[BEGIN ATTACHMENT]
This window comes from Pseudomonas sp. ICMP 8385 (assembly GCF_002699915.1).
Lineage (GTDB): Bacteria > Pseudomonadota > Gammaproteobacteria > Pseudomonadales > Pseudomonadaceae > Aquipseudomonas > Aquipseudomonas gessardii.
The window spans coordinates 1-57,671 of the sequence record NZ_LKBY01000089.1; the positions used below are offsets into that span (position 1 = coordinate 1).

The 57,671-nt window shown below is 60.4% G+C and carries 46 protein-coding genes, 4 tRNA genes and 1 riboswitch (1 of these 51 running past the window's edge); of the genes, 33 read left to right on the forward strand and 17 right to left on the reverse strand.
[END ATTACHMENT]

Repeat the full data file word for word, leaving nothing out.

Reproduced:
This window comes from Pseudomonas sp. ICMP 8385 (assembly GCF_002699915.1).
Lineage (GTDB): Bacteria > Pseudomonadota > Gammaproteobacteria > Pseudomonadales > Pseudomonadaceae > Aquipseudomonas > Aquipseudomonas gessardii.
The window spans coordinates 1-57,671 of the sequence record NZ_LKBY01000089.1; the positions used below are offsets into that span (position 1 = coordinate 1).

The 57,671-nt window shown below is 60.4% G+C and carries 46 protein-coding genes, 4 tRNA genes and 1 riboswitch (1 of these 51 running past the window's edge); of the genes, 33 read left to right on the forward strand and 17 right to left on the reverse strand.